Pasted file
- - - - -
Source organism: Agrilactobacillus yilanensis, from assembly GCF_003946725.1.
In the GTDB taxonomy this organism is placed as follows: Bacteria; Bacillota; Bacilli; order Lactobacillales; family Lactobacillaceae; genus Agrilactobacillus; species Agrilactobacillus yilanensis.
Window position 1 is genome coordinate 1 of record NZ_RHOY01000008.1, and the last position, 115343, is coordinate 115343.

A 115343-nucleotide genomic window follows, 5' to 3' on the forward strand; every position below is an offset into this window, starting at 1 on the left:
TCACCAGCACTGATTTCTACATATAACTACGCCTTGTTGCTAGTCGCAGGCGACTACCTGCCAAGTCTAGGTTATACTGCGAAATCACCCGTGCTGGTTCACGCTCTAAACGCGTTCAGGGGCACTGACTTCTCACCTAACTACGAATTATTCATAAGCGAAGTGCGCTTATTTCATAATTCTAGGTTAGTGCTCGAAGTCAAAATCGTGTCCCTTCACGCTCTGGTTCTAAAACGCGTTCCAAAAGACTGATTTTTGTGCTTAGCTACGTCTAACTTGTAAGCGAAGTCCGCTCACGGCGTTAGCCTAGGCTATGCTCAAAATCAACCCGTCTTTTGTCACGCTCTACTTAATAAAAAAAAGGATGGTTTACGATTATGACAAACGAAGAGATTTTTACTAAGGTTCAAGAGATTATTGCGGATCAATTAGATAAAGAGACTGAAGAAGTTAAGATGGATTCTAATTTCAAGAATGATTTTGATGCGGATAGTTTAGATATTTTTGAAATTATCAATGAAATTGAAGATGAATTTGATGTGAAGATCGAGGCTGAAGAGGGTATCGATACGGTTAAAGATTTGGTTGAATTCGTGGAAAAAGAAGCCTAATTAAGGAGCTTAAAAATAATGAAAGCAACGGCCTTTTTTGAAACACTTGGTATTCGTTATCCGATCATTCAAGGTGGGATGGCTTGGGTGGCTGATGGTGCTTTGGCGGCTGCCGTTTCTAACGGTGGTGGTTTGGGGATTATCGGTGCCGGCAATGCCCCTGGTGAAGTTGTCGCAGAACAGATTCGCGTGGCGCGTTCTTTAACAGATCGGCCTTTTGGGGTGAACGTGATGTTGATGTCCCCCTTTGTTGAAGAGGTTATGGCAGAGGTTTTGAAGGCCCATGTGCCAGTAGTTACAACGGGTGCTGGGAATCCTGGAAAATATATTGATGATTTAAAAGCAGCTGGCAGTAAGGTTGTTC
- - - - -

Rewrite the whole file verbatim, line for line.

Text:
Source organism: Agrilactobacillus yilanensis, from assembly GCF_003946725.1.
In the GTDB taxonomy this organism is placed as follows: Bacteria; Bacillota; Bacilli; order Lactobacillales; family Lactobacillaceae; genus Agrilactobacillus; species Agrilactobacillus yilanensis.
Window position 1 is genome coordinate 1 of record NZ_RHOY01000008.1, and the last position, 115343, is coordinate 115343.

A 115343-nucleotide genomic window follows, 5' to 3' on the forward strand; every position below is an offset into this window, starting at 1 on the left:
TCACCAGCACTGATTTCTACATATAACTACGCCTTGTTGCTAGTCGCAGGCGACTACCTGCCAAGTCTAGGTTATACTGCGAAATCACCCGTGCTGGTTCACGCTCTAAACGCGTTCAGGGGCACTGACTTCTCACCTAACTACGAATTATTCATAAGCGAAGTGCGCTTATTTCATAATTCTAGGTTAGTGCTCGAAGTCAAAATCGTGTCCCTTCACGCTCTGGTTCTAAAACGCGTTCCAAAAGACTGATTTTTGTGCTTAGCTACGTCTAACTTGTAAGCGAAGTCCGCTCACGGCGTTAGCCTAGGCTATGCTCAAAATCAACCCGTCTTTTGTCACGCTCTACTTAATAAAAAAAAGGATGGTTTACGATTATGACAAACGAAGAGATTTTTACTAAGGTTCAAGAGATTATTGCGGATCAATTAGATAAAGAGACTGAAGAAGTTAAGATGGATTCTAATTTCAAGAATGATTTTGATGCGGATAGTTTAGATATTTTTGAAATTATCAATGAAATTGAAGATGAATTTGATGTGAAGATCGAGGCTGAAGAGGGTATCGATACGGTTAAAGATTTGGTTGAATTCGTGGAAAAAGAAGCCTAATTAAGGAGCTTAAAAATAATGAAAGCAACGGCCTTTTTTGAAACACTTGGTATTCGTTATCCGATCATTCAAGGTGGGATGGCTTGGGTGGCTGATGGTGCTTTGGCGGCTGCCGTTTCTAACGGTGGTGGTTTGGGGATTATCGGTGCCGGCAATGCCCCTGGTGAAGTTGTCGCAGAACAGATTCGCGTGGCGCGTTCTTTAACAGATCGGCCTTTTGGGGTGAACGTGATGTTGATGTCCCCCTTTGTTGAAGAGGTTATGGCAGAGGTTTTGAAGGCCCATGTGCCAGTAGTTACAACGGGTGCTGGGAATCCTGGAAAATATATTGATGATTTAAAAGCAGCTGGCAGTAAGGTTGTTC